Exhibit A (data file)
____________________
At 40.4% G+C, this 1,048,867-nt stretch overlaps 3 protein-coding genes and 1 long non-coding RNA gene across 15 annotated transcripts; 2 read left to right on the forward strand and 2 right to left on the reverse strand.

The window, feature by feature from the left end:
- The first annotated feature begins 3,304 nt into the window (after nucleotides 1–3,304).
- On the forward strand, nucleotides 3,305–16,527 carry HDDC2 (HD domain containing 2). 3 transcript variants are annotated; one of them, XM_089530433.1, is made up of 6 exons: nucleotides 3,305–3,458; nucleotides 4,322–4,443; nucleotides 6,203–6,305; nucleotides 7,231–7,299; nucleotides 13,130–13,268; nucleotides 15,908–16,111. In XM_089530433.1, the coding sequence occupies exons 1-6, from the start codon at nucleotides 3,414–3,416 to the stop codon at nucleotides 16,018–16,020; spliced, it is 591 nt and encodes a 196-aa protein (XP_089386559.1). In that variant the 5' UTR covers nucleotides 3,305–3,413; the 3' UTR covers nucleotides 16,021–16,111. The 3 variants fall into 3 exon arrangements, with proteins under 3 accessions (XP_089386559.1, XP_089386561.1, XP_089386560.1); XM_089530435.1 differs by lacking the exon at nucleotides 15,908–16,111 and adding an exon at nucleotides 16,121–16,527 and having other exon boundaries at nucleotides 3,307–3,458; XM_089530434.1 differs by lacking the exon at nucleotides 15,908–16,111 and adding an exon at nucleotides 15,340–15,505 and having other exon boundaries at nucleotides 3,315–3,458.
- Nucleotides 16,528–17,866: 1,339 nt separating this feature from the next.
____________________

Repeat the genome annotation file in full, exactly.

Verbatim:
At 40.4% G+C, this 1,048,867-nt stretch overlaps 3 protein-coding genes and 1 long non-coding RNA gene across 15 annotated transcripts; 2 read left to right on the forward strand and 2 right to left on the reverse strand.

The window, feature by feature from the left end:
- The first annotated feature begins 3,304 nt into the window (after nucleotides 1–3,304).
- On the forward strand, nucleotides 3,305–16,527 carry HDDC2 (HD domain containing 2). 3 transcript variants are annotated; one of them, XM_089530433.1, is made up of 6 exons: nucleotides 3,305–3,458; nucleotides 4,322–4,443; nucleotides 6,203–6,305; nucleotides 7,231–7,299; nucleotides 13,130–13,268; nucleotides 15,908–16,111. In XM_089530433.1, the coding sequence occupies exons 1-6, from the start codon at nucleotides 3,414–3,416 to the stop codon at nucleotides 16,018–16,020; spliced, it is 591 nt and encodes a 196-aa protein (XP_089386559.1). In that variant the 5' UTR covers nucleotides 3,305–3,413; the 3' UTR covers nucleotides 16,021–16,111. The 3 variants fall into 3 exon arrangements, with proteins under 3 accessions (XP_089386559.1, XP_089386561.1, XP_089386560.1); XM_089530435.1 differs by lacking the exon at nucleotides 15,908–16,111 and adding an exon at nucleotides 16,121–16,527 and having other exon boundaries at nucleotides 3,307–3,458; XM_089530434.1 differs by lacking the exon at nucleotides 15,908–16,111 and adding an exon at nucleotides 15,340–15,505 and having other exon boundaries at nucleotides 3,315–3,458.
- Nucleotides 16,528–17,866: 1,339 nt separating this feature from the next.